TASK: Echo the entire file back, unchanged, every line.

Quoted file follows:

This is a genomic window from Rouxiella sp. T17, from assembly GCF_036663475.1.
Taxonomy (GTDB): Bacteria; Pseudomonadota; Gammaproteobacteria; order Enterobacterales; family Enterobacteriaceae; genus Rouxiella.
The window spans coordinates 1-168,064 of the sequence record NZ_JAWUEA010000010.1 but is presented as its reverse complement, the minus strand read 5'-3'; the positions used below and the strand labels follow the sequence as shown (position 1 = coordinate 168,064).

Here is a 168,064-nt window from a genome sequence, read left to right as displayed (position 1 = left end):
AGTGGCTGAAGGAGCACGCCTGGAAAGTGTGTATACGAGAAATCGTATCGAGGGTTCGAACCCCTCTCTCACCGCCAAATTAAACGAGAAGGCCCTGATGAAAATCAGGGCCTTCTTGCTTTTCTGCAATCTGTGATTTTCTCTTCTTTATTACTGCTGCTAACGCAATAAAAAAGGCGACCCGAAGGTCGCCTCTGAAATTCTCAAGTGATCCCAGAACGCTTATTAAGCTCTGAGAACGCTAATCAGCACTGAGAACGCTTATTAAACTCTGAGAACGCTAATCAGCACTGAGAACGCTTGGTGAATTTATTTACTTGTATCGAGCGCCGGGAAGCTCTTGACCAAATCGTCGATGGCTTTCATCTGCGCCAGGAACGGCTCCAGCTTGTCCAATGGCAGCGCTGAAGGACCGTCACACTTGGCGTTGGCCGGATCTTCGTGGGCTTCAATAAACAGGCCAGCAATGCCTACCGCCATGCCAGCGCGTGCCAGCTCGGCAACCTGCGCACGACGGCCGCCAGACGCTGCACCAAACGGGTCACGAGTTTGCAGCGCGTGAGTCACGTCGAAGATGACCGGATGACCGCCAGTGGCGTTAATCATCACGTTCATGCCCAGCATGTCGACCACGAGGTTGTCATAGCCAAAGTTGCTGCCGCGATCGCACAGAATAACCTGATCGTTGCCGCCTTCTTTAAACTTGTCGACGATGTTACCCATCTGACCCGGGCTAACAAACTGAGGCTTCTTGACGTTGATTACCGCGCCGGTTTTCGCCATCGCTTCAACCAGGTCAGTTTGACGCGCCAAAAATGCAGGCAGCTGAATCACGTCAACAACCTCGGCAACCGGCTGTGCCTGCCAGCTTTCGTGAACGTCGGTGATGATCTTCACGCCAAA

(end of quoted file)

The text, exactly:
This is a genomic window from Rouxiella sp. T17, from assembly GCF_036663475.1.
Taxonomy (GTDB): Bacteria; Pseudomonadota; Gammaproteobacteria; order Enterobacterales; family Enterobacteriaceae; genus Rouxiella.
The window spans coordinates 1-168,064 of the sequence record NZ_JAWUEA010000010.1 but is presented as its reverse complement, the minus strand read 5'-3'; the positions used below and the strand labels follow the sequence as shown (position 1 = coordinate 168,064).

Here is a 168,064-nt window from a genome sequence, read left to right as displayed (position 1 = left end):
AGTGGCTGAAGGAGCACGCCTGGAAAGTGTGTATACGAGAAATCGTATCGAGGGTTCGAACCCCTCTCTCACCGCCAAATTAAACGAGAAGGCCCTGATGAAAATCAGGGCCTTCTTGCTTTTCTGCAATCTGTGATTTTCTCTTCTTTATTACTGCTGCTAACGCAATAAAAAAGGCGACCCGAAGGTCGCCTCTGAAATTCTCAAGTGATCCCAGAACGCTTATTAAGCTCTGAGAACGCTAATCAGCACTGAGAACGCTTATTAAACTCTGAGAACGCTAATCAGCACTGAGAACGCTTGGTGAATTTATTTACTTGTATCGAGCGCCGGGAAGCTCTTGACCAAATCGTCGATGGCTTTCATCTGCGCCAGGAACGGCTCCAGCTTGTCCAATGGCAGCGCTGAAGGACCGTCACACTTGGCGTTGGCCGGATCTTCGTGGGCTTCAATAAACAGGCCAGCAATGCCTACCGCCATGCCAGCGCGTGCCAGCTCGGCAACCTGCGCACGACGGCCGCCAGACGCTGCACCAAACGGGTCACGAGTTTGCAGCGCGTGAGTCACGTCGAAGATGACCGGATGACCGCCAGTGGCGTTAATCATCACGTTCATGCCCAGCATGTCGACCACGAGGTTGTCATAGCCAAAGTTGCTGCCGCGATCGCACAGAATAACCTGATCGTTGCCGCCTTCTTTAAACTTGTCGACGATGTTACCCATCTGACCCGGGCTAACAAACTGAGGCTTCTTGACGTTGATTACCGCGCCGGTTTTCGCCATCGCTTCAACCAGGTCAGTTTGACGCGCCAAAAATGCAGGCAGCTGAATCACGTCAACAACCTCGGCAACCGGCTGTGCCTGCCAGCTTTCGTGAACGTCGGTGATGATCTTCACGCCAAA